An anonymised string created from your email address (also called a hash) may be provided to the Gravatar service to see if you are using it. The Gravatar service privacy policy is available here: https://automattic.com/privacy/. After approval of your comment, your profile picture is visible to the public in the context of your comment.

Contact forms

We use Gravity Forms to allow you to contact us via the website. We will use the information you submit for the sole purpose of that specific form and will explicitly ask you to provide your consent to allow us to do so.

Embedded content from other websites

Articles on this site may include embedded content (e.g. videos, images, articles, etc.). Embedded content from other websites behaves in the exact same way as if the visitor has visited the other website.

These websites may collect data about you, use cookies, embed additional third-party tracking, and monitor your interaction with that embedded content, including tracking your interaction with the embedded content if you have an account and are logged in to that website.

Advertising and Analytics

Google

We use Google Analytics to track and optimise performance on this site as well as embedding video content from YouTube, and this means that your web browser automatically sends certain information to Google. This includes the URL of the page that you’re visiting and your IP address. Google may also set cookies on your browser or read cookies that are already there. Apps that use Google advertising services also share information with Google, such as the name of the app and a unique identifier for advertising.

Google uses the information shared by sites and apps to deliver our services, maintain and improve them, develop new services, measure the effectiveness of advertising, protect against fraud and abuse and personalise content and ads that you see on Google and on our partners’ sites and apps. See their Privacy Policy to learn more about how they process data for each of these purposes, and their Advertising page for more about Google ads, how your information is used in the context of advertising and how long Google stores this information.

Facebook

We use the conversion tracking and custom audiences via the Facebook pixel on our website. This allows user behaviour to be tracked after they have been redirected to our website by clicking on a Facebook ad and enables us to measure the effectiveness of our Facebook ads. The data collected in this way is anonymous to us, i.e. we do not see the personal data of individual users. However, this data is stored and processed by Facebook, who may link this information to your Facebook account and also use it for its own promotional purposes, in accordance with Facebook’s Data Usage Policy https://www.facebook.com/about/privacy/.

You can allow Facebook and its partners to place ads on and off Facebook. A cookie may also be stored on your computer for these purposes. You can revoke your permission directly on Facebook here: https://www.facebook.com/ads/preferences/?entry_product=ad_settings_screen. For more guidance on opting out you can also consult http://www.aboutads.info/choices.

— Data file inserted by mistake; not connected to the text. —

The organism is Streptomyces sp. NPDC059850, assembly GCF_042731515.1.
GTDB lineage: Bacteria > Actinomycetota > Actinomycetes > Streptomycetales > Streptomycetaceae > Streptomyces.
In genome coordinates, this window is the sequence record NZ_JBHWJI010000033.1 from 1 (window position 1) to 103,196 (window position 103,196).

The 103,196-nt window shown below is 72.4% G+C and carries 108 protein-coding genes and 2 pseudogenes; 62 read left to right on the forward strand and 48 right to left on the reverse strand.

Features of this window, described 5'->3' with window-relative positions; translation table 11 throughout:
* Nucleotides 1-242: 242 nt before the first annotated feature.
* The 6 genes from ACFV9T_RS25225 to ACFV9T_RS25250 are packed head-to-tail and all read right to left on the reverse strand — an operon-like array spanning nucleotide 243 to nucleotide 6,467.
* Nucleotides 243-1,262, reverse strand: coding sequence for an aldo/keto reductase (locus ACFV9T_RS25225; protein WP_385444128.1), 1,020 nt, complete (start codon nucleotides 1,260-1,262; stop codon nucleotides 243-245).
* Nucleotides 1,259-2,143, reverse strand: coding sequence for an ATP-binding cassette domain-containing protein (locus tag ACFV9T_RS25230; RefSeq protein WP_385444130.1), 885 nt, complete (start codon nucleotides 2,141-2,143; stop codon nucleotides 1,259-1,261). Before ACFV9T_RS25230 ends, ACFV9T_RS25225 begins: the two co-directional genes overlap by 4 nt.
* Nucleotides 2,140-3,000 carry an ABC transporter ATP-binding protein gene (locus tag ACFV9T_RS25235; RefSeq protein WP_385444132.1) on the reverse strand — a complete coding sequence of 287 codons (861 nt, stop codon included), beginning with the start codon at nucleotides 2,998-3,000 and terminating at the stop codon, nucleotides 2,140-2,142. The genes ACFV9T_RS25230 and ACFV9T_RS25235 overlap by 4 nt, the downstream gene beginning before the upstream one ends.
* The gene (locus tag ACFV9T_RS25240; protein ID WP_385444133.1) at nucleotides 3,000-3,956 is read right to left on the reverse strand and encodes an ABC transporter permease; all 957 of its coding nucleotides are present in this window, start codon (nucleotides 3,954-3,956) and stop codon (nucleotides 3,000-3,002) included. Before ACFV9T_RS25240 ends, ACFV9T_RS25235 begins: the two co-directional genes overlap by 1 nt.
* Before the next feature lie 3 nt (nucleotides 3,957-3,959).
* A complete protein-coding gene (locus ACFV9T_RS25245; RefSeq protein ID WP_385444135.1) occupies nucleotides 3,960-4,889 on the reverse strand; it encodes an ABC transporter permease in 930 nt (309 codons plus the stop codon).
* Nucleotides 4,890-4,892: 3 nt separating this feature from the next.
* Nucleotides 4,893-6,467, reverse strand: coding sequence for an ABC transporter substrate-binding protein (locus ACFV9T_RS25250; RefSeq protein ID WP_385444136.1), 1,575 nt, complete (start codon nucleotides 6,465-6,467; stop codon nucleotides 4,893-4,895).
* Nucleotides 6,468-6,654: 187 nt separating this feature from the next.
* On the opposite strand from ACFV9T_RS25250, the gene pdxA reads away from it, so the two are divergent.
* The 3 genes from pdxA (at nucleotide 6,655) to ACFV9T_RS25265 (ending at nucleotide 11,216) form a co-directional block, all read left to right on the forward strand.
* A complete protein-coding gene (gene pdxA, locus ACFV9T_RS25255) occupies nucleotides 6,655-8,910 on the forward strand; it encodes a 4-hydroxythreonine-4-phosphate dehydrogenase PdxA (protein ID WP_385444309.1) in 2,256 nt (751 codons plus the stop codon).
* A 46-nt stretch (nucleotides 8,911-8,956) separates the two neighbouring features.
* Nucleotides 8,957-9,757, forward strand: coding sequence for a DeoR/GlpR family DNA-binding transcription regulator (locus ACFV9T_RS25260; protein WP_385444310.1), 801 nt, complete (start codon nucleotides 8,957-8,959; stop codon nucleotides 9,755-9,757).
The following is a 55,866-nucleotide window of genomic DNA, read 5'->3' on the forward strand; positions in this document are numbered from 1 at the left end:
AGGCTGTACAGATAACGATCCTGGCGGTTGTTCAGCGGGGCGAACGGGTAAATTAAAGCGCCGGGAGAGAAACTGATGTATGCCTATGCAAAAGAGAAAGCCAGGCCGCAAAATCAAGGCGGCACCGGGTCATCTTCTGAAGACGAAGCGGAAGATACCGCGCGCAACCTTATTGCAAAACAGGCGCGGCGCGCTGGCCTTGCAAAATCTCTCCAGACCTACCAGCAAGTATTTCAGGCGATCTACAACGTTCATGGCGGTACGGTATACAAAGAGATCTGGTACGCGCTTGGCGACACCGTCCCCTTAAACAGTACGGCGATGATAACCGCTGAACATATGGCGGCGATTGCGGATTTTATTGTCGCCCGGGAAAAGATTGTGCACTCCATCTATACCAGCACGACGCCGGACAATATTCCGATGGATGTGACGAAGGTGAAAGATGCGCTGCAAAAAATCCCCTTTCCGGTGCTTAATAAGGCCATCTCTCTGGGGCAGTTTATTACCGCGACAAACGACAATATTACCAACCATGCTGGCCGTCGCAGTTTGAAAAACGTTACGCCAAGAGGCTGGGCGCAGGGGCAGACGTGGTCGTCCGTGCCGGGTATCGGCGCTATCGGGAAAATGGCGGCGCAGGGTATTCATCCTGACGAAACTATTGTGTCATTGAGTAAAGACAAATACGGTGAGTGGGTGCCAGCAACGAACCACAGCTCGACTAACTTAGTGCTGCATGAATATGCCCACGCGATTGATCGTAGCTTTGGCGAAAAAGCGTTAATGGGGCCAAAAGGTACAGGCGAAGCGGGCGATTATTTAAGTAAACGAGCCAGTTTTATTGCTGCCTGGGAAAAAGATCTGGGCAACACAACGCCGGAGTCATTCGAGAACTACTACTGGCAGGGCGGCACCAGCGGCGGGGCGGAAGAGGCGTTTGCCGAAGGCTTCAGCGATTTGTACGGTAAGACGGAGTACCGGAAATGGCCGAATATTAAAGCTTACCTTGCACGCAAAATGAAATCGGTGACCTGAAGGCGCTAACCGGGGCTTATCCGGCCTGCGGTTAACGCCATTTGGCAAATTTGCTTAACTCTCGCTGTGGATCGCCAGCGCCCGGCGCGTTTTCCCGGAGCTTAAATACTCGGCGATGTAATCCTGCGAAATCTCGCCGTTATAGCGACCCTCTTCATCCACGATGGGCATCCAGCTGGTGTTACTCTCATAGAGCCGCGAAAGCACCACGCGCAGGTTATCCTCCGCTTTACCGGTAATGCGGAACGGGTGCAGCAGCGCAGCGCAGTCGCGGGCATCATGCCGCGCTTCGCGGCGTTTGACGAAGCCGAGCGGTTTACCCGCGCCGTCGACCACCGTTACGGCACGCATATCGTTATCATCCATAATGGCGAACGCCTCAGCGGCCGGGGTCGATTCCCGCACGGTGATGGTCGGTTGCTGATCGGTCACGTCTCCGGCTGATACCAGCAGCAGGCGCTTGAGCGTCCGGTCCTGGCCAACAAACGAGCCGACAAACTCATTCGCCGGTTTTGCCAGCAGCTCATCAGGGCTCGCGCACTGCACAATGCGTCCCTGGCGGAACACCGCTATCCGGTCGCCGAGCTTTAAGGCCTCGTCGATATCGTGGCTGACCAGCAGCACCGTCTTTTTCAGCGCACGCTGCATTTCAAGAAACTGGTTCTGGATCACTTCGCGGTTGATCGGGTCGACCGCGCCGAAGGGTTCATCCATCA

Who we share your data with

We use a number of third parties to provide us with services which are necessary to run our business or to assist us with running our business and who process your information for us on our behalf. These include a hosting and email provider (Siteground), mailing list provider (GetResponse), and a payment provider (Stripe).

Your information will be shared with these service providers only where necessary to enable us to run our business.

How long we maintain your data

If you leave a comment, the comment and its metadata are retained indefinitely. This is so we can recognise and approve any follow-up comments automatically instead of holding them in a moderation queue.

For users that register on our website, we also store the personal information they provide in their user profile. All users can see, edit, or delete their personal information at any time (except they cannot change their username). Website administrators can also see and edit that information.

The main reason for collecting this information is to be able to send you resources, updates and, sometimes, information and products and services, as well as for internal record keeping.

The rights you have over your data

If you have an account on this site, or have left comments, you can request to receive an exported file of the personal data we hold about you, including any data you have provided to us. You can also request that we erase any personal data we hold about you. This does not include any data we are obliged to keep for administrative, legal, or security purposes.

How we protect your data

We are committed to ensuring that your information is secure.

Where we have given you (or where you have chosen) a password that lets you access certain parts of our site, you are responsible for keeping this password confidential and we ask you not to share a password with anyone.

Unfortunately, the transmission of information via the internet is not completely secure. Although we will do our best to protect your personal data, we cannot guarantee the security of your data transmitted to our site; any transmission is at your own risk. Once we have received your information, we will use strict procedures and security features to try to prevent unauthorised access.

Links to other websites

Our website contains links to other websites. This privacy policy only applies to this website so once you have used these links to leave our site, you should note that we do not have any control over that other website. You should exercise caution and look at the privacy statement applicable to the website in question.

Changes to our privacy policy

We keep our privacy policy under regular review. Initially created on 18th November 2016, it was last updated on 23rd May 2018 to be compliant with GDPR.

Contact information

If you have any questions or concerns related to your privacy, you can get in touch here >>